Another important review of various forms of meditation extended these findings to self-esteem (Koole et al., 2009). Meditation led to greater congruence between explicit self-esteem and implicit self-esteem and demonstrated that meditation encourages people to rely more on intuitive feelings of self-worth; they were able to get in touch with deep-seated feelings and intuitions.
Taken together, these studies suggest that meditation fulfills important self-regulatory functions, for instance by allowing intuitive self-attitudes to be more easily attuned and integrated into explicit self-attitudes, thus contributing to a more coherent self-image (Koole et al., 2009; Crescentini et al., 2014b).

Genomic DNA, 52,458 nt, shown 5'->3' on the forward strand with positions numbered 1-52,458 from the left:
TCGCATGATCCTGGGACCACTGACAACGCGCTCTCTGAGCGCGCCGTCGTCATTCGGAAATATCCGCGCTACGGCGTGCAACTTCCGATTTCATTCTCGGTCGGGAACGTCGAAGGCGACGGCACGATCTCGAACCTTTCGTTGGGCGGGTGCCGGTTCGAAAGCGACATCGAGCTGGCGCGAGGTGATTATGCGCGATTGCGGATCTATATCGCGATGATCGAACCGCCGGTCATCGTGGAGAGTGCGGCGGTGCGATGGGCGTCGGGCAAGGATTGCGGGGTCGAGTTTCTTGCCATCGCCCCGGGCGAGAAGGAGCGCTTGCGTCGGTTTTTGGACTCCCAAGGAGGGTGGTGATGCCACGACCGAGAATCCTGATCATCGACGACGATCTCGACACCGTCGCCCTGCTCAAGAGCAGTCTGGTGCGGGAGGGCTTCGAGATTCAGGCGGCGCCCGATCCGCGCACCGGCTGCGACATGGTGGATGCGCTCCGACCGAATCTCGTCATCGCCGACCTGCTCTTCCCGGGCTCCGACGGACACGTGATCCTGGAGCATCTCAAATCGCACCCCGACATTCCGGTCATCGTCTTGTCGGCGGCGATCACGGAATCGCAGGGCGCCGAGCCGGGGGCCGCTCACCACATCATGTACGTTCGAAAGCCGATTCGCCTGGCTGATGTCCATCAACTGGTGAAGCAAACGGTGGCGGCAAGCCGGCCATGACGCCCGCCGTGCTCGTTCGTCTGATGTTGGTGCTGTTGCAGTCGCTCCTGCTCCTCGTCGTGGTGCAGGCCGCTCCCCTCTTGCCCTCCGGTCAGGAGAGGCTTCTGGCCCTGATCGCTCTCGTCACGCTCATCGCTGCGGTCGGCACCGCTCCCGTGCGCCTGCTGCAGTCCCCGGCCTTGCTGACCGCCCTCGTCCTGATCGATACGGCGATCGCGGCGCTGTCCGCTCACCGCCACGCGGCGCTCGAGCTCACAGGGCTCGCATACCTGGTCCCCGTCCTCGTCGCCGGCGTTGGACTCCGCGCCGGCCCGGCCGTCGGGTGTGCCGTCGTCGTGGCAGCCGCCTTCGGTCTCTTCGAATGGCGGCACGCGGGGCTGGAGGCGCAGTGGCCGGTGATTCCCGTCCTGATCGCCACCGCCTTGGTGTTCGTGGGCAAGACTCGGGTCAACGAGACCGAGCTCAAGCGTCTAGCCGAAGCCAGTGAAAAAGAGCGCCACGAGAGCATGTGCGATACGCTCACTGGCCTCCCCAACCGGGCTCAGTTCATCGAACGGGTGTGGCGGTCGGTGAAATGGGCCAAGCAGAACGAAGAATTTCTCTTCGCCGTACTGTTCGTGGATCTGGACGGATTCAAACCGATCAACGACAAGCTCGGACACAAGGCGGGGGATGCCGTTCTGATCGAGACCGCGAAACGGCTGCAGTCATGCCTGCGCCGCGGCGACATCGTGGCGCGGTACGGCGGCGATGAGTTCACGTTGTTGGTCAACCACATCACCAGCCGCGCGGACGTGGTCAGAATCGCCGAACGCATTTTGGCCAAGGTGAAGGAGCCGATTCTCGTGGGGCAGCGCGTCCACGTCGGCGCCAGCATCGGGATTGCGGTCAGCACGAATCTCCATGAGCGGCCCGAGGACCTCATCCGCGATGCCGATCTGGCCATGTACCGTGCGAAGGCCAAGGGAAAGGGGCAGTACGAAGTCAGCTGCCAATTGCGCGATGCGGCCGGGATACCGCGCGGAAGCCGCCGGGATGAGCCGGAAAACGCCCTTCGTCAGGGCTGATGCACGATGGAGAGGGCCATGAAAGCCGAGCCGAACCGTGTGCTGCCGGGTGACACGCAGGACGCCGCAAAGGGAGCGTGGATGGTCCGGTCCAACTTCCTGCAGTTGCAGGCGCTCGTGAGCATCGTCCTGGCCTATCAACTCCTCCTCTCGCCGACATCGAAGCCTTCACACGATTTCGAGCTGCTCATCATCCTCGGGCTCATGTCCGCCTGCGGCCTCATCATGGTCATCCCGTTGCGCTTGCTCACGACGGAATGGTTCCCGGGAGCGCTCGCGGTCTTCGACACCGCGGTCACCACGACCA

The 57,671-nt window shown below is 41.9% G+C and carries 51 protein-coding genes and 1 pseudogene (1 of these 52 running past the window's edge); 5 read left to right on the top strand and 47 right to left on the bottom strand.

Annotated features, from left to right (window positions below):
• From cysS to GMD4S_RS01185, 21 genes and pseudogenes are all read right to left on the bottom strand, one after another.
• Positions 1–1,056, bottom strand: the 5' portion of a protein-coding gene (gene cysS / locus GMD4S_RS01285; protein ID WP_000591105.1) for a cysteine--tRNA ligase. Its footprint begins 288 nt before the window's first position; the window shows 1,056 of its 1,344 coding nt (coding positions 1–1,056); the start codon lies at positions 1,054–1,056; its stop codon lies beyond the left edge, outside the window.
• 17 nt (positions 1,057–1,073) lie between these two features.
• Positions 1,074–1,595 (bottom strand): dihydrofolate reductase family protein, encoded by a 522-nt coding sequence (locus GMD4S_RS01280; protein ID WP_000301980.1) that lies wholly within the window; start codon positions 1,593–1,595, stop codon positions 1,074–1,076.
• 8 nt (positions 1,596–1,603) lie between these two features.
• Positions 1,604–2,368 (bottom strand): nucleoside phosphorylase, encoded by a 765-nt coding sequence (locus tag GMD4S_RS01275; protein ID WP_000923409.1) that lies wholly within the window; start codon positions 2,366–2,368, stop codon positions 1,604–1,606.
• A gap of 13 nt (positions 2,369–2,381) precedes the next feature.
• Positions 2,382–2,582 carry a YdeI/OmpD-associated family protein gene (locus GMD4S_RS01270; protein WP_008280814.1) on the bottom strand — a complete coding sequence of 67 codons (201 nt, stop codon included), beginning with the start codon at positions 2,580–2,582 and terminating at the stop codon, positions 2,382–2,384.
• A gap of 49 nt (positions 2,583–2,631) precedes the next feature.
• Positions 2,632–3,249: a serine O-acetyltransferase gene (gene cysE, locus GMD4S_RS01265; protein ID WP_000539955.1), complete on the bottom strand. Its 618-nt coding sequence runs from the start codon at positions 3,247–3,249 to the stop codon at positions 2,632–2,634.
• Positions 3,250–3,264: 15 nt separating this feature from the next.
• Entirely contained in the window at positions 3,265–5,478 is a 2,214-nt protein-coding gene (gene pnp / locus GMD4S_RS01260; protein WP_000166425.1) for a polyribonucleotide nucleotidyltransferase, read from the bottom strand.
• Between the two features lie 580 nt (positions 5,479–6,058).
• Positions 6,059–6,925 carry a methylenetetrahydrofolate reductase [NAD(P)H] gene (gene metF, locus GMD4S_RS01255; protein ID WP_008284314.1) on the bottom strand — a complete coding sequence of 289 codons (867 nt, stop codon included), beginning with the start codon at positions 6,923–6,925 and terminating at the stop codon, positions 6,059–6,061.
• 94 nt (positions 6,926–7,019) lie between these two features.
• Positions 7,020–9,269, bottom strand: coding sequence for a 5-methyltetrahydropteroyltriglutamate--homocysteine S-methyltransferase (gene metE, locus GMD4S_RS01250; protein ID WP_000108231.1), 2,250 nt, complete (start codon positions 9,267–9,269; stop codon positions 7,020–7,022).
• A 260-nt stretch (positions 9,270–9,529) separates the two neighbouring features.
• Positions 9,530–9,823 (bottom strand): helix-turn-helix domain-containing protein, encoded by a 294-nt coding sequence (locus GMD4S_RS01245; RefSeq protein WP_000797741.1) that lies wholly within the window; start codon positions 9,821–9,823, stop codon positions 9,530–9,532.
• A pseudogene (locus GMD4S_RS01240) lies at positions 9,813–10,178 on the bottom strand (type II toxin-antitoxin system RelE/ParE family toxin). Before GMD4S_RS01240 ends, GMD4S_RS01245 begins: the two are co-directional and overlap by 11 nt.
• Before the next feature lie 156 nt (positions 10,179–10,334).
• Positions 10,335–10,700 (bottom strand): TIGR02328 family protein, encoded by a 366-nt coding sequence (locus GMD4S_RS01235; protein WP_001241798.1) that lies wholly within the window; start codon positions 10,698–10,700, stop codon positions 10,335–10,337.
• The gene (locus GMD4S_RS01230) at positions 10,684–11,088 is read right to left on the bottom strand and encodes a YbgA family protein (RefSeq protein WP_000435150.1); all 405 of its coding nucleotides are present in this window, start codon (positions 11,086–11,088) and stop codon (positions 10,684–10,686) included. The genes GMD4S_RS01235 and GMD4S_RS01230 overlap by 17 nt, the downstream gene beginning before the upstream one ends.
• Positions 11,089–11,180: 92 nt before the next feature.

Some studies have found that meditation may indeed promote positive changes in an individual’s self-concept and personality, and that this change in perspective may be triggered by an enhanced ability to experience the sense of self as a transitory event, rather than as a constant and unchanging entity (Hölzel et al., 2011). The detachment from identification with a static sense of self gives meditation practitioners increased objectivity about their own internal experience that, in turn, could help them experience more authentic ways of being. Experiencing the transitory nature of the sense of self may lead to the “deconstruction of the self,” which may promote changes in personality traits. Moreover, the practice of meditation generally aims to develop new ways to experience and face life events, which may also lead to changes in personality.